NordVPN Report Shares Insights on 6 Million Payment Card Data on Dark Web
With the surge in digital payment methods and the widespread use of online transactions, payment card data has become a prime target for cybercriminals. This calls for heightened awareness and proactive steps to combat fraud and ensure the security of sensitive financial and personal information.
NordVPN recently released an analysis of their research on the dark web’s payment card sales, utilizing a dataset of nearly 6 million cards across major cybercriminal markets.
The research revealed that globally, more than 60% of the sold cards were accompanied by additional personal information about the victims, including their address, phone number, email address, birth dates, or social security number (SSN).
The Top Countries Targeted by Card Fraudsters
A table in the report lists the top 20 countries for various categories, such as the countries with the highest number of stolen cards; the United States, India, and the United Kingdom are the top three in this category, with nearly 3.5 million stolen cards in the US alone.
Other categories include the average total price for which the information is sold, the percentage of hacking for additional information, and the highest/lowest risk index based on available population and card penetration data.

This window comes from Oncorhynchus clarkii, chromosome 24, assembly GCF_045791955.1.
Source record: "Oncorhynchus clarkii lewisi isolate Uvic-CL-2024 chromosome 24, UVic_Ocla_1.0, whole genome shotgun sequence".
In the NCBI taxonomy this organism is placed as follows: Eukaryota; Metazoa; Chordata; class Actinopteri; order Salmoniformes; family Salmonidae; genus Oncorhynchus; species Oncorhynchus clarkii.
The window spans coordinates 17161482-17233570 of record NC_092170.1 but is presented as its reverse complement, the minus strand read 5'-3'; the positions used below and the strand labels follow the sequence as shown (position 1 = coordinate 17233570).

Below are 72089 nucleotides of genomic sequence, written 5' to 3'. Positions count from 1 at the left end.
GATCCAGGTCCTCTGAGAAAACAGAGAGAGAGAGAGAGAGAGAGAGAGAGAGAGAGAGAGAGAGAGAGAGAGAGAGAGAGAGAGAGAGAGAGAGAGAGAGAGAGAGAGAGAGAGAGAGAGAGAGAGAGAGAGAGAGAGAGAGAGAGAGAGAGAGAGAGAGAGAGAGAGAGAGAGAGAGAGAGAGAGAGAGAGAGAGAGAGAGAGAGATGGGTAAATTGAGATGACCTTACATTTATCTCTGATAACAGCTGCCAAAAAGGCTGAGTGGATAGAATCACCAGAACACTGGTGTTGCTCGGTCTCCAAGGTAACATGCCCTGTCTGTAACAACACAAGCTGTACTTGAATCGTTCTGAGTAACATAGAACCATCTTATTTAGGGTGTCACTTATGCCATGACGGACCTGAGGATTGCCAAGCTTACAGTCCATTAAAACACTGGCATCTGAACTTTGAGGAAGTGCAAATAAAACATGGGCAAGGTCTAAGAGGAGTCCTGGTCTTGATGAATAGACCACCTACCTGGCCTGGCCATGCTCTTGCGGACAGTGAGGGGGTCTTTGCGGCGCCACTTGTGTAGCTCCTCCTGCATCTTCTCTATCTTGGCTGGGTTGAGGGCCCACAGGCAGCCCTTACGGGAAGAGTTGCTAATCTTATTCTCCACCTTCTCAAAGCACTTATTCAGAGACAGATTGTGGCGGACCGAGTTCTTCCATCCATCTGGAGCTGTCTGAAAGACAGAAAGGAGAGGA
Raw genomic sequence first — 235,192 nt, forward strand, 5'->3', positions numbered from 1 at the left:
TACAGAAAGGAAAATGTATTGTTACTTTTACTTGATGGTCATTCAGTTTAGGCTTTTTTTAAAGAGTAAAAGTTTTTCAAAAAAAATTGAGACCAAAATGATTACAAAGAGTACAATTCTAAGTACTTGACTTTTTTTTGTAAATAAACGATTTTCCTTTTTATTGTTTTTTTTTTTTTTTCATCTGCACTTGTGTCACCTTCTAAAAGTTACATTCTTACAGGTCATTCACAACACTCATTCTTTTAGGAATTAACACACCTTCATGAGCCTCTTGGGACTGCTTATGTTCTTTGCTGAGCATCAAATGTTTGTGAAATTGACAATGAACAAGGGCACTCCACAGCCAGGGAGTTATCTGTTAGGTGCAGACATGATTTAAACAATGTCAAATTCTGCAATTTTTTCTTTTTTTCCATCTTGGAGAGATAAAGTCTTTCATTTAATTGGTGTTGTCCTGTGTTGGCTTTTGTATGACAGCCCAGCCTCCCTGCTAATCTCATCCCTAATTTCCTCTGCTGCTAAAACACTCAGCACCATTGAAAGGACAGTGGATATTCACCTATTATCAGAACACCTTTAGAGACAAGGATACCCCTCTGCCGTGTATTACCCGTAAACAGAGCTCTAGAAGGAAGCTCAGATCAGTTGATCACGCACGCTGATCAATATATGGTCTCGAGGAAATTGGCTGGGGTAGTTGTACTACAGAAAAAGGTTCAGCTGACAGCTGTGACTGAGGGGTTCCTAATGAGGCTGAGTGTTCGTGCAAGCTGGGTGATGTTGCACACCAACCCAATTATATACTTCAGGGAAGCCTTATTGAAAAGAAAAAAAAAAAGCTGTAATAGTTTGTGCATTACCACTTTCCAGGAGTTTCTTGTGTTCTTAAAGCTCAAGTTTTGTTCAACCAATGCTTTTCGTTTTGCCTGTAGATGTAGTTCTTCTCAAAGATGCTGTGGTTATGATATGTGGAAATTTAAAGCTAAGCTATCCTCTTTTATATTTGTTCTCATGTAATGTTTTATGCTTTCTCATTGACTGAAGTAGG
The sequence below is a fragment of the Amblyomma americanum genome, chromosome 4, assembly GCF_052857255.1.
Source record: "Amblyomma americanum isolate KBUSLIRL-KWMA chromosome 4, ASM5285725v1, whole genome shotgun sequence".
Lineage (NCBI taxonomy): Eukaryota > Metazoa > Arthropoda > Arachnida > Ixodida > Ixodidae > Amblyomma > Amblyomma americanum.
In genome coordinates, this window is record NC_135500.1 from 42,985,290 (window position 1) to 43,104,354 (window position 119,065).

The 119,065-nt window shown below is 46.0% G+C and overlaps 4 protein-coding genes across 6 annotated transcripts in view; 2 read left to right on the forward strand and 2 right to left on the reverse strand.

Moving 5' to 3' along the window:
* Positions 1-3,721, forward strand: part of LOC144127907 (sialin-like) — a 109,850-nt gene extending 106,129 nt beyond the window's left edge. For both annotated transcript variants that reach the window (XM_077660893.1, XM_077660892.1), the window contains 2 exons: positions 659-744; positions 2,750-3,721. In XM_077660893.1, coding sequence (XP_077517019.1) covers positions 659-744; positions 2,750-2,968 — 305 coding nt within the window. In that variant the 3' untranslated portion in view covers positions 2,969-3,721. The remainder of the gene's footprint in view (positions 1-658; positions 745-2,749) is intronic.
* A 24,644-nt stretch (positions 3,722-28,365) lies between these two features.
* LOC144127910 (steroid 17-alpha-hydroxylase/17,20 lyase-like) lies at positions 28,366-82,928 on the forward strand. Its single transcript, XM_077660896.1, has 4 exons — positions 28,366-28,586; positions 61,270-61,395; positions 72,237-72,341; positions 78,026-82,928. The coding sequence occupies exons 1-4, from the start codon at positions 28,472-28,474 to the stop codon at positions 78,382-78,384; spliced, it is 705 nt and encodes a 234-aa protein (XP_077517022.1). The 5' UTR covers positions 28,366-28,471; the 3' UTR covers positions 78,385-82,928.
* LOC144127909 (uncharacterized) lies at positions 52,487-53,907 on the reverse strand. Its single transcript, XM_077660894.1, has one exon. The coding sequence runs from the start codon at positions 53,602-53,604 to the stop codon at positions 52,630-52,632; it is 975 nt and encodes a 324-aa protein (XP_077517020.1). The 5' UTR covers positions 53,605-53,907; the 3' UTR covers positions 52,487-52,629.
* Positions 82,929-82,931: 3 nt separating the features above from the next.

In India, around 90% of stolen payment card details contain additional information. Among the countries in the hacking category, European and economically advanced countries also seem to have high rates of additional information, which can suggest a potential relationship between the value of victims and hacking attempts.
Between 0 and 1, Malta has the highest risk index of 1. Following Malta, the table lists Australia, New Zealand, Slovenia, and in fifth place, the US. The US, although having the highest number of card details stolen, has a risk index of 0.79.
With a risk index score of 0, Russia demonstrates the lowest level of risk. The key takeaways of the report emphasize that individuals from Russia were the least likely to find their data listed on dark web marketplaces.
Nearly 3.5 Million USA Card Details Exposed On Dark Web
The report clearly illustrates that the majority of attacks occur in English-speaking countries, with a significant focus on the USA. In the USA alone, a staggering 3.5 million card details were stolen, comprising various brands, including Visa, Mastercard, and American Express. Notably, these stolen card details were frequently accompanied by the victims’ addresses and phone numbers.
For users interested in exploring card theft statistics, NordVPN’s website offers a comprehensive mapping of information on all countries. According to the available statistics, the primary method employed for stealing over 2.5 million cards in the USA was through malware.
What Type of Additional Information Accompany the Stolen Card Details?